Book Review: The Unknown Knowns

Debut novel by Jeffery Rotter
Scribner, 2009, $25.00 
There is a revealing line toward the beginning of Jeffery Rotter’ first novel that states, “trying to describe water by what it does is kind of like telling a story by throwing a book at your wife.” And such is the humorous oddity one must come to expect of Jim Rath, the story’s narrator and protagonist. Most of the novel’s humor, like the previous quote, is born from Rath’s characteristic obsession with water and the aquatic ape theory of human evolution. While there are explicit and implicit social and political veins to The Unknown Knowns the novel succeeds due to some very singular characters, particularly the narrator. As a professional designer/constructer of diorama The Museum of The Aquatic Ape is Jim Rath’s ultimate artistic goal. An ambition first revealed to readers from the deck of a houseboat where he is being held under house arrest as a suspected terrorist. From that already strange place Rotter works with absurd situations toward something surreal. Thankfully though, the novel never quite wanders into implausibility. A reader can spend the entire novel laughing at the protagonist, then feel a bit ashamed that they ever made light of his plight.
The story is told primarily in first person, excepting occasional insertions from a fictional congressional hearing, through the well-crafted voice of the water loving Jim Rath. In this way, Rotter treats readers to a world in which something as mundane as a Hilton hotel pool can define a character, and make readers sympathize with that character. And really, it is sympathy that is Rotter’s great triumph in The Unknown Knowns. Jim Rath does not seem at all likeable and it is a mark of the novel’s success that one cannot help but care for him by the time it ends. Even at points when the story’s construction is a bit obvious, though never distastefully predictable, the pathetic voice of the narrator will inspire further reading. Rath is so intriguingly absurd, and convinced, that sometimes, despite all signs pointing toward the opposite, the novel seems to continue on just to see if he is actually right, and hope, at least a little, that he is.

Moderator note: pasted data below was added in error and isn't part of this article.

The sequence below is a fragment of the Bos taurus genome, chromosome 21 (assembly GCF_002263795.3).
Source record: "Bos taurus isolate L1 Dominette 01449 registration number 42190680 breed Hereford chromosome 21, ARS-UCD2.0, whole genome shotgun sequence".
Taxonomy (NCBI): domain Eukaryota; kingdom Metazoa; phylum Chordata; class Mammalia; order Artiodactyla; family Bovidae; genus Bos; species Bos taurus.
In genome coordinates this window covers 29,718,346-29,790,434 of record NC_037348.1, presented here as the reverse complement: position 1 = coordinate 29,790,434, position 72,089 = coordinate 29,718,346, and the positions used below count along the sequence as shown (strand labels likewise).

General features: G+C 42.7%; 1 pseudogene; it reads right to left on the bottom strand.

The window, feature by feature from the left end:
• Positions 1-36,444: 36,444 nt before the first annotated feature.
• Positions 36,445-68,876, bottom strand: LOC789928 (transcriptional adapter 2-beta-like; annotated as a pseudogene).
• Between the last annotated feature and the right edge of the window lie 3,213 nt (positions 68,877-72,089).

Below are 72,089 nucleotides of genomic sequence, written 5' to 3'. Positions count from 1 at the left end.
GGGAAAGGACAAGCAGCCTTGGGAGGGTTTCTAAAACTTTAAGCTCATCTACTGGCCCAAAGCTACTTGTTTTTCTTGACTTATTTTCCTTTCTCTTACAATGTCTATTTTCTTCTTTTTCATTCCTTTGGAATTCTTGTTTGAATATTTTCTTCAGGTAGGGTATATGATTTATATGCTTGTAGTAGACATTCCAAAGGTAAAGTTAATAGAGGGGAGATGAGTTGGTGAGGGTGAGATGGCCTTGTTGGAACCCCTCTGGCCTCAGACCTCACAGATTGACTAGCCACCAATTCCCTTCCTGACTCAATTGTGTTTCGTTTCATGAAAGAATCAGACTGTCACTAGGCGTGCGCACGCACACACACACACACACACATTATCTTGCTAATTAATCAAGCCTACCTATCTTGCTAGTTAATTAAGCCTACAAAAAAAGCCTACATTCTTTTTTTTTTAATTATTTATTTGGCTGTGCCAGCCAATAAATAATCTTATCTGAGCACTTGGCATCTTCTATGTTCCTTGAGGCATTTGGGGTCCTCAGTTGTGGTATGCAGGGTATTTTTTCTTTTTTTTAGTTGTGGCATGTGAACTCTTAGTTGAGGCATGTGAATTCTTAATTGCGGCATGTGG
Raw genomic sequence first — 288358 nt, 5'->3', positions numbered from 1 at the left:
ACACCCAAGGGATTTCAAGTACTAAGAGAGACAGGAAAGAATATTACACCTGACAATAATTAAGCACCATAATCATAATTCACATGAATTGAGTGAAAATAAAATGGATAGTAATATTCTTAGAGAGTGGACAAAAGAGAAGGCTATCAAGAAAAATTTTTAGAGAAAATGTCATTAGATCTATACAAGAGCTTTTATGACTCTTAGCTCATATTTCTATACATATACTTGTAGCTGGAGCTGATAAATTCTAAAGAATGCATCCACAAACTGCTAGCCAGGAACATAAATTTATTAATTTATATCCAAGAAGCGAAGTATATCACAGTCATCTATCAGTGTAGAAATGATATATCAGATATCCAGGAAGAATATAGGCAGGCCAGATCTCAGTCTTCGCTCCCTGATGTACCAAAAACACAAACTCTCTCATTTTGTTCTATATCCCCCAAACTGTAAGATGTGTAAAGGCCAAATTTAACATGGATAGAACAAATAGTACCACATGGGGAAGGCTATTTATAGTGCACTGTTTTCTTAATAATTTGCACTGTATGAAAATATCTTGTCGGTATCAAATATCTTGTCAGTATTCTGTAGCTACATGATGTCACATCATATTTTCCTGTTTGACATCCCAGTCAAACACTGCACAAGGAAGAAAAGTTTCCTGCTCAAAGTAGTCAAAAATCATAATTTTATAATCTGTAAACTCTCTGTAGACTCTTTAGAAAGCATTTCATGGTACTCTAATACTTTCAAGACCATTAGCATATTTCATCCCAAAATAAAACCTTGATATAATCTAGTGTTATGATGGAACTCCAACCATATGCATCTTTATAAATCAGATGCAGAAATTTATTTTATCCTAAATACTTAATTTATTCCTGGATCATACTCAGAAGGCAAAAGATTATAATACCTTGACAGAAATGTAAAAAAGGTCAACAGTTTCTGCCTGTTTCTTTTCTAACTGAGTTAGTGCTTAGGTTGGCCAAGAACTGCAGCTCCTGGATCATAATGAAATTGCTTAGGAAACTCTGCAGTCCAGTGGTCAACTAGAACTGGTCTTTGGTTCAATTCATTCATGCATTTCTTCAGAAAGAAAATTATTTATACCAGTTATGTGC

The basic plot outline is that hairy, overweight, balding Jim Rath, as his life seems to be collapsing around him, believes he has found an incognito remnant of a once great race of aquatic humans, which he calls Nautikons. The subject of Rath’s ensuing obsession is a homeland security officer named Les Diaz. Rath follows Diaz from hotel pool to hotel pool around Colorado hoping to prove his theory correct. Comic books, homeland security, pools, and people all get thrown under the bus in the process. Throw under the bus for the purposes of satire, and to demonstrate the sadness of a ruthless world where absurd delusions can be the only motivating force for living. Rath and Diaz are both in the midst of lives which seem to be disintegrating. Broken relationships, employment problems, and social issues are simply the fodder for their larger derangements which only further their isolation. Sad certainly, juxtaposed enough by humor though to keep it from morbid bleakness.
The novel’s title, The Unknown Knowns, is itself a derangement, and like most of the derangements within the front cover, a comic one. The reference is to a Donald Rumsfeld quote that serves as the novel’s epigraph. Rotter gives homeland security a minor pummeling, but apart from maybe staunch conservatives nearly every reader will get at least a chuckle out of the implicit comparison between Bush administration security and the aquatic ape theory of evolution. Yet rather than getting bogged down with political ambition Rotter’s prose is gentle enough to allow for light reading. 
At fewer than three hundred pages and with a nearly conversational tone The Unknown Knowns can be read quickly and enjoyed. Unlikely to incite deep thought after a reading, the story of Jim Rath, along with his visions of the under-water human world of Nautika (a somewhat adolescently sexualized world built with comic book images and adult vocabulary), will impress enough to be recalled anytime one finds themselves in a grossly warm public pool or staring at the ocean and suddenly wondering what it might be like to have gills.
The Unknown Knows sympathizes with a downtrodden character and the t delusions that keep him going. Readers will laugh at Jim Rath, because it is hard not to, and then feel bad about it, and chuckle again. It is sympathy with the absurd that makes this novel shine. It is not greatly philosophical or political and the prose and construction are not as polished as they might be, but The Unknown Knowns has enough fine parts that may be portent of greatness in Jeffrey Rotter’s future.
He was asked by publisher Simon and Schuster for an eight word summary of his life. The Brooklyn based author said “I am trying to get back to sleep”. The literary world should hope that is not the case. If the Unknown Knowns is only the beginning of his ascent and not the summit then the future is likely bright for Jeffrey Rotter.